Hello, this is Claire Ellerhorst, Senior Portfolio Manager at Fifth Third Bank with this week’s Economic Beat.
Major U.S. equity indices were mixed last week but ended lower for the month of September and the third quarter. The S&P 500 Index was down 0.7%, the Dow Jones Industrial Average was down 1.3% and the Nasdaq Composite was just barely positive for the week in total return. The S&P 500 ended the month of September down 4.8%, for a 3.3% decline for the third quarter. The 10-year U.S. Treasury yield rose to 4.58%, up from 4.09% at the end of August and from 3.84% at the end of the second quarter. The 2-year U.S. Treasury yield ended the quarter at 5.05%, also higher for the month and quarter but by a much smaller magnitude. Oil prices also continued to march higher last week.
Congress averted a government shutdown just ahead of the October 1 deadline. Speaker of the House Kevin McCarthy put forward a bill that will keep the government funded through mid-November, which was approved on a bipartisan basis in both chambers before being signed by President Biden on Saturday night. The agreement also means that government economic data releases will continue uninterrupted, which was noted as a potential complication for Federal Reserve decision making had a shutdown occurred.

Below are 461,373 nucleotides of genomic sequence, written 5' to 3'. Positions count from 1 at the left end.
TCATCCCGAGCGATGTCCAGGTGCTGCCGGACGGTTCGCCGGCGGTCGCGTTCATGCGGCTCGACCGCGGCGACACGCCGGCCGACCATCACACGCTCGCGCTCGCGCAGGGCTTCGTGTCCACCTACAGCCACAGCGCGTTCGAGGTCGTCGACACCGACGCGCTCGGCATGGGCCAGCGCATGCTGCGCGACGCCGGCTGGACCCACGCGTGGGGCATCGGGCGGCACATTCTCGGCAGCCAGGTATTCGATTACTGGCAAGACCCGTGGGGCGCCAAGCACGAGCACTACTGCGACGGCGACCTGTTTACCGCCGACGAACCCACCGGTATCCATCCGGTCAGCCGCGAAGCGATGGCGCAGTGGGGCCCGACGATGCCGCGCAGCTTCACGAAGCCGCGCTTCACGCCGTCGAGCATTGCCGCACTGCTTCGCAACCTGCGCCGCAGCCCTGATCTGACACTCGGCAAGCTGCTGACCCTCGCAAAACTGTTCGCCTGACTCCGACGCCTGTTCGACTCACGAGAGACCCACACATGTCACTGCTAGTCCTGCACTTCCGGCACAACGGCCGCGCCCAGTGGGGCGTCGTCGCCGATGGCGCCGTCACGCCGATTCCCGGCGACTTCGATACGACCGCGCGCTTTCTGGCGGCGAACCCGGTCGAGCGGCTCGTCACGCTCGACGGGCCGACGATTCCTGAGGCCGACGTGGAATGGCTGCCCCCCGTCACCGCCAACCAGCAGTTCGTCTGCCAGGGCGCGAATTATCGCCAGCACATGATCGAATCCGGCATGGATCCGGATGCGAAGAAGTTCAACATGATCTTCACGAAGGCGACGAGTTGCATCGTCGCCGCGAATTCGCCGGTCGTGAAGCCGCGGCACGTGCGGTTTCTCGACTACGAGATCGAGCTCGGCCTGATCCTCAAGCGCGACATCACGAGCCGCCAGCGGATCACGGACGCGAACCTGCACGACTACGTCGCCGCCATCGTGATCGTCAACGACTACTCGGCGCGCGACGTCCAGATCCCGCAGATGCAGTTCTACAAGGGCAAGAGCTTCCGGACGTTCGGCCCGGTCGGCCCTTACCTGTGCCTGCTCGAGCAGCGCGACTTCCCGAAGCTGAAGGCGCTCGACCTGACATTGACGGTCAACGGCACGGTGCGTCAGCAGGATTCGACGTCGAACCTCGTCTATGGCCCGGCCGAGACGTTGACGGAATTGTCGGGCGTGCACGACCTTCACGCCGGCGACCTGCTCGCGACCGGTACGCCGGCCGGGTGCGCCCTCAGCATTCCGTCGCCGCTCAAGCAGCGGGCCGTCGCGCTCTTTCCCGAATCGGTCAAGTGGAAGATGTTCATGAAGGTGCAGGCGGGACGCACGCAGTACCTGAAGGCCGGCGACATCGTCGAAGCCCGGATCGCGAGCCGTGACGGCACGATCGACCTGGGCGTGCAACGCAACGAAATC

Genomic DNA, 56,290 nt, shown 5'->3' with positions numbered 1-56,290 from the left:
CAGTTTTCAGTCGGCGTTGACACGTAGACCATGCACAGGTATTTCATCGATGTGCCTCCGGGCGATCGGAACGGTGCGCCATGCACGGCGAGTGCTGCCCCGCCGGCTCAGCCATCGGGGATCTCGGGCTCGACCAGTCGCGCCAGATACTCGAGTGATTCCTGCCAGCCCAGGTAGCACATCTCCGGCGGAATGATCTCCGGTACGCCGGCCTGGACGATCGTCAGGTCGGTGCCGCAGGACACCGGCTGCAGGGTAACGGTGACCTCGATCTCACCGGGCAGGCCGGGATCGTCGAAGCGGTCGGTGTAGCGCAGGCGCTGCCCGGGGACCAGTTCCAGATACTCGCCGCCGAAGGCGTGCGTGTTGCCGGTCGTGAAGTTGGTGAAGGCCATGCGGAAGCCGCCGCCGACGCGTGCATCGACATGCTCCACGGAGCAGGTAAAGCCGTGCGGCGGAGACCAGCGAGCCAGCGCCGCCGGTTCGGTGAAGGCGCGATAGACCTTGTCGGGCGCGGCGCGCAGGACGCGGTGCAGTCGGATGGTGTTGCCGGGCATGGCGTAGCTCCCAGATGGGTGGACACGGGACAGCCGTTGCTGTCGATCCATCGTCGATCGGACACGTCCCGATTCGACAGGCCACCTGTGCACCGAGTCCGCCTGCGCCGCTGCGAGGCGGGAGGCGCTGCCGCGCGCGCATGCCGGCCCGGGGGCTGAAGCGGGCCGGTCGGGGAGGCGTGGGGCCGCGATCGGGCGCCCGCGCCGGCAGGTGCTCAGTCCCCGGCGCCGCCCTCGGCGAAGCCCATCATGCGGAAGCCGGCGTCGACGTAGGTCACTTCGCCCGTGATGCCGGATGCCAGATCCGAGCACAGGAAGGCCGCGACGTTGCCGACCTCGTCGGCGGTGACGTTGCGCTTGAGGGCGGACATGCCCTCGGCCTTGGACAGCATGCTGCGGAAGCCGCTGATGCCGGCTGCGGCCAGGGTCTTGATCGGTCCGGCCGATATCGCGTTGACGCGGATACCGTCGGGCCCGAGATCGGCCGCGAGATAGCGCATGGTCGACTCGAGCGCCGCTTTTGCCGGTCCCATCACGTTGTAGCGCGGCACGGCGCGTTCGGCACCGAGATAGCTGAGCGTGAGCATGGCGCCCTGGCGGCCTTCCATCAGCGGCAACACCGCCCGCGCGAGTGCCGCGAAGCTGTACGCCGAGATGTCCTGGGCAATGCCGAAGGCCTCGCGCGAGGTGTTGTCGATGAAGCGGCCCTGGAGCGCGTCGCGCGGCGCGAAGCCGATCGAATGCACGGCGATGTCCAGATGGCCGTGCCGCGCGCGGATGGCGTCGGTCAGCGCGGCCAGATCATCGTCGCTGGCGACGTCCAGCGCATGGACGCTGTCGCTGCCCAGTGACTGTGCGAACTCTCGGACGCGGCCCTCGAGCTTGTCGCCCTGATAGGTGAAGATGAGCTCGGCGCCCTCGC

In economic news, August core personal consumption expenditures (PCE) came in slightly softer than anticipated, with the lowest annual increase since May 2021. Core PCE is one of the Fed’s preferred measures of inflation and was up 3.9% year-over-year in August. Personal spending was up modestly less than expected and personal incomes were in line with consensus. Japan and Eurozone inflation data also surprised to the downside last week. U.S. core capital goods orders, a proxy for business investment, rose more than anticipated in August, while durable goods orders were surprisingly higher. New and pending home sales fell in August.
Labor market data in the week ahead includes the Job Openings and Labor Turnover Survey (JOLTS report) and September’s monthly employment situation report. Economists expect that employers added a healthy dose of jobs last month, though less than the previous month, and that the unemployment rate ticked lower.
As always, we’ll be watching and reporting back to you. Thank you.